Sleep problems contribute to cognitive problems in childhood cancer survivors

May, 2011

Many survivors of childhood cancer suffer cognitive impairment in adulthood. A new study finds this is more likely for those with sleep or fatigue problems.

A study involving 1426 long-term survivors of childhood cancer (survivors of eight different childhood cancers who were treated between 1970 and 1986) has revealed cognitive impairment in over a fifth. Those who reported problems sleeping or frequent daytime sleepiness and fatigue were three to four times more likely to have attention and memory problems.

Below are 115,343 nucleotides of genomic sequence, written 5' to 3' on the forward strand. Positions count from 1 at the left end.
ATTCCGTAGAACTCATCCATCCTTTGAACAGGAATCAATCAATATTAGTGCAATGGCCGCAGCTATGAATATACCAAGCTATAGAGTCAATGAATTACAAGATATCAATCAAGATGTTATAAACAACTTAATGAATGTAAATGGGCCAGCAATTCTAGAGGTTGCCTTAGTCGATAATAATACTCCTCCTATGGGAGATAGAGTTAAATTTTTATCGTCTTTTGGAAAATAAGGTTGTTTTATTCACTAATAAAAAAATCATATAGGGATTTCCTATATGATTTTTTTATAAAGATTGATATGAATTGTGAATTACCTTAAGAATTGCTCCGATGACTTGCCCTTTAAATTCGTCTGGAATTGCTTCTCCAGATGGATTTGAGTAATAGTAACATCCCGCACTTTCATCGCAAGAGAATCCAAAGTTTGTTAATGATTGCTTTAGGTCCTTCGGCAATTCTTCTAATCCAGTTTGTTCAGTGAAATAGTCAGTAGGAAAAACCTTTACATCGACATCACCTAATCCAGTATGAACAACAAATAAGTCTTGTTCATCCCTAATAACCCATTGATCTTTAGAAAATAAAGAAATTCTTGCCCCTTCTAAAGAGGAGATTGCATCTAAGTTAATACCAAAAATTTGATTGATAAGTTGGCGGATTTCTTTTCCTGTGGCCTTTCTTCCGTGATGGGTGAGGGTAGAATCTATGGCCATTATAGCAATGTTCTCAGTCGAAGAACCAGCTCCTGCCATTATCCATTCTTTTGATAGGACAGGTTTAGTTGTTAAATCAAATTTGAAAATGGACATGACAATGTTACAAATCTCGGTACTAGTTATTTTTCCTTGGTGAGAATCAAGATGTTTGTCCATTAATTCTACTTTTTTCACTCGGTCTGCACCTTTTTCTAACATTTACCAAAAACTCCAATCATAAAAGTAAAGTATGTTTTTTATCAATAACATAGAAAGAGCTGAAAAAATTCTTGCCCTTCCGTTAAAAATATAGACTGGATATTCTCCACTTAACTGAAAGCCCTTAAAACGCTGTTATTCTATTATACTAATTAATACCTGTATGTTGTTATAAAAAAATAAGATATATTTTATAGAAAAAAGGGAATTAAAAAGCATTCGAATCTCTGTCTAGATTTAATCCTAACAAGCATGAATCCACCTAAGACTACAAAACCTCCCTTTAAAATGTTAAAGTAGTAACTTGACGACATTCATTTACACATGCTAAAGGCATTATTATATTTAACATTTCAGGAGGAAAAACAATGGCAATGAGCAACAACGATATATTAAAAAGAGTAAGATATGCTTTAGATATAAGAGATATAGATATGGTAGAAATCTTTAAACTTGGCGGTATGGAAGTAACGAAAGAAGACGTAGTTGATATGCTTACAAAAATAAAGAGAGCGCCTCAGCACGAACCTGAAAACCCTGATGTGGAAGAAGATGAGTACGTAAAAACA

Additionally, those who were taking antidepressants were 50% more likely to report attention problems and 70% more likely to report memory problems.

The findings emphasize the need for help in sleep hygiene for this group.


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